Lower prices for the energy-efficient light bulbs are making them a more attractive option for consumers.
If consumers are willing to spend $5 for a cup of coffee, how about $25 for a light bulb?
Ned Kantar of Minneapolis recently forked over that much to replace one reflector floodlight with an energy-efficient LED bulb. For the extra $10 to $15, he doesn’t have to get the ladder out nearly as often.
The LED bulb has a 20-year life span, and he’s happy with the instant-on and the warm color. “If they were $8 instead of $25, I’d have replaced all of them,” he said.
Kantar and other consumers will have to wait a couple of years for that, but an LED version of the 60-watt bulb just broke $13.
The price of LEDs is finally following the lead of HDTVs, said Mike Connors, CEO of Bulbs.com in Massachusetts. “They’re getting to a point where more people are willing to splurge,” he said.
Thanks to subsidies from utilities such as Xcel Energy, improved quality and lower manufacturing costs, sales are expected to rise significantly this year, Connors said.
Part of shift is by default. Since last year, incandescent bulbs are being phased out. The 75-watt and 100-watt bulbs are no longer being manufactured, and the 40- and 60-watters will be eliminated next year.
Although retailers can still sell the bulbs if they have supplies, most retailers are now stocking halogens, compact fluorescents and LEDs, with only a few incandescent choices.
Although some might say LEDs are selling for lack of a better option, Connors thinks demand for LED will double this year for a different reason — the availability of cheaper, better bulbs.
Early adopters who were initially disappointed can now find mercury-free bulbs that do what incandescents do well — reach maximum brightness immediately and have the capability to be used with dimmers, motion detectors and enclosed fixtures.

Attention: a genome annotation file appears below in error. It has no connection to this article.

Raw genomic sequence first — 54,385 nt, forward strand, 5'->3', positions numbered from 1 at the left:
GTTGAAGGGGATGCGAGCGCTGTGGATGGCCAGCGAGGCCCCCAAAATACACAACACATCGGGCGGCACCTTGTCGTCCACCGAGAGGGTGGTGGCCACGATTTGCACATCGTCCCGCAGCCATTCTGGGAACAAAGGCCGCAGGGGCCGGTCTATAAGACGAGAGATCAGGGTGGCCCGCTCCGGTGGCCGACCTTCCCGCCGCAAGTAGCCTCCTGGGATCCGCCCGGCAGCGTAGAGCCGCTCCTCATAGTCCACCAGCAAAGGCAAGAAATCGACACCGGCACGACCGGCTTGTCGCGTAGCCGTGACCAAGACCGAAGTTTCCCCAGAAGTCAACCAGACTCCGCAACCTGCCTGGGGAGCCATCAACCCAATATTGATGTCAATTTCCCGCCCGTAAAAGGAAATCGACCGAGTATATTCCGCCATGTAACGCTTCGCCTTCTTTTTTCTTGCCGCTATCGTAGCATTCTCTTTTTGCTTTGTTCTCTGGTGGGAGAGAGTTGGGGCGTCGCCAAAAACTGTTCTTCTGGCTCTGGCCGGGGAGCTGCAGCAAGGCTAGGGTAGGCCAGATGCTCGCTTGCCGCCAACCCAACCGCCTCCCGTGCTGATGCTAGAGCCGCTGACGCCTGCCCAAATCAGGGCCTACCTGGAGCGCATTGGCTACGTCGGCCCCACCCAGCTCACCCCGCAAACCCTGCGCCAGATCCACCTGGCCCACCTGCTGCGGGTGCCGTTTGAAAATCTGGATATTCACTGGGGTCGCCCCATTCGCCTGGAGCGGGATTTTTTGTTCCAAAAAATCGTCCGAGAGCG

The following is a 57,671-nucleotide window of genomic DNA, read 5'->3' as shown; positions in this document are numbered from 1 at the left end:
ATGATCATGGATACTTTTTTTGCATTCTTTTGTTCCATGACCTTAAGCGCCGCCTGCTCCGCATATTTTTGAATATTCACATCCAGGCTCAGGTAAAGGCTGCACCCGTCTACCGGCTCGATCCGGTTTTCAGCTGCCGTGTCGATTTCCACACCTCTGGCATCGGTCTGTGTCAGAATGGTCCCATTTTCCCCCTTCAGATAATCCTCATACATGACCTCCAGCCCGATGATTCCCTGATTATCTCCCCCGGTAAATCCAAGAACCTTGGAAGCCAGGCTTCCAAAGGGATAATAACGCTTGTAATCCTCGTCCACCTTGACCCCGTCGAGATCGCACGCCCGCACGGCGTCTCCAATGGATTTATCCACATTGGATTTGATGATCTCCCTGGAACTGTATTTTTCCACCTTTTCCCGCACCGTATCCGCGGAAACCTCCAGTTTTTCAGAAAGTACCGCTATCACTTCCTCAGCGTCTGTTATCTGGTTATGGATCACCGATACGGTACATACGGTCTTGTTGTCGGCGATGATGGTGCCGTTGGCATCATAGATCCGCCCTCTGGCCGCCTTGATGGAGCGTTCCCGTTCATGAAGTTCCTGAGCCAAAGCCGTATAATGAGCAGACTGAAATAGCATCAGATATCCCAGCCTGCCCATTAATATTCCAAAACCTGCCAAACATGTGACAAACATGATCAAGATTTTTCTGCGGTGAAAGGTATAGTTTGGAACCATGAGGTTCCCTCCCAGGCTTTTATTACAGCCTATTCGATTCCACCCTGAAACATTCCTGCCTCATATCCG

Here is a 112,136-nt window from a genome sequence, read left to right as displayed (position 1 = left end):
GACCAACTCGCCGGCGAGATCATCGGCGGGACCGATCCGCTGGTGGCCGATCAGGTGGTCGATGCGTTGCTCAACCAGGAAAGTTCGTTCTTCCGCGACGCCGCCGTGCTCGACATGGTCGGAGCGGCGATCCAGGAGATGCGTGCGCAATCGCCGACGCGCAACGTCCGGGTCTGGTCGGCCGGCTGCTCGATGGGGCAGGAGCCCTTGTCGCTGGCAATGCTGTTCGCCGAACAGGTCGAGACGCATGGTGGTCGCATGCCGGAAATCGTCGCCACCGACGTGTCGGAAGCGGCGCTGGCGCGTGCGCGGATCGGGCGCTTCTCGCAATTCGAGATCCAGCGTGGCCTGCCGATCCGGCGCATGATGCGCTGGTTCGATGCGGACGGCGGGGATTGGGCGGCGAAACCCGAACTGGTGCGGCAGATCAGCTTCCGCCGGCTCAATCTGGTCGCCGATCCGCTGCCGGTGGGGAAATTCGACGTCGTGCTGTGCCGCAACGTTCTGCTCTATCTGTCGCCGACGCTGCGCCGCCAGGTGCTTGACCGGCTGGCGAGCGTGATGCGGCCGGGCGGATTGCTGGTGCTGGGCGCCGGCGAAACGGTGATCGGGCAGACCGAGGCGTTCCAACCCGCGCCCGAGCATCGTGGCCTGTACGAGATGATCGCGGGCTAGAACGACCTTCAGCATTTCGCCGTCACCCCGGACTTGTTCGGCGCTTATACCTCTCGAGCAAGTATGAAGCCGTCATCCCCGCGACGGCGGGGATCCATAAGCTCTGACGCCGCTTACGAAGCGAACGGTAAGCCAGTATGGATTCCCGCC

While today’s prices are a big plunge from $70 for a bulb in 2009, it still seems exorbitant for people used to paying 50 cents for an incandescent.
But a 60-watt LED bulb for $13 pays for itself in about two years. Assuming use of three hours a day, an incandescent burns about $7 in electricity per year, an LED $1 per year, said Mike Watson, vice president of marketing at Cree Inc., an LED manufacturer in North Carolina.
And most LEDs will last 10 to 20 years.
Watson sees $10 a bulb as the tipping point where many consumers will try LED as a replacement for 40- or 60-watt incandescents, which make up 80 percent of North America’s residential bulbs.
Alison Klunick of Minneapolis got interested when prices came down recently. In March Home Depot started a promotion with Cree and local utilities in which a 40-watt equivalent LED bulb is $9.97, and 60-watt bulbs are $12.97 and $13.97.
“As long as the new bulb gives off light like a traditional one, I’m fine with it,” Klunick said.
The new bulbs from Cree look and light more like an incandescent than LEDs of old. And unlike nearly every other LED bulb, they can be placed in enclosed fixtures.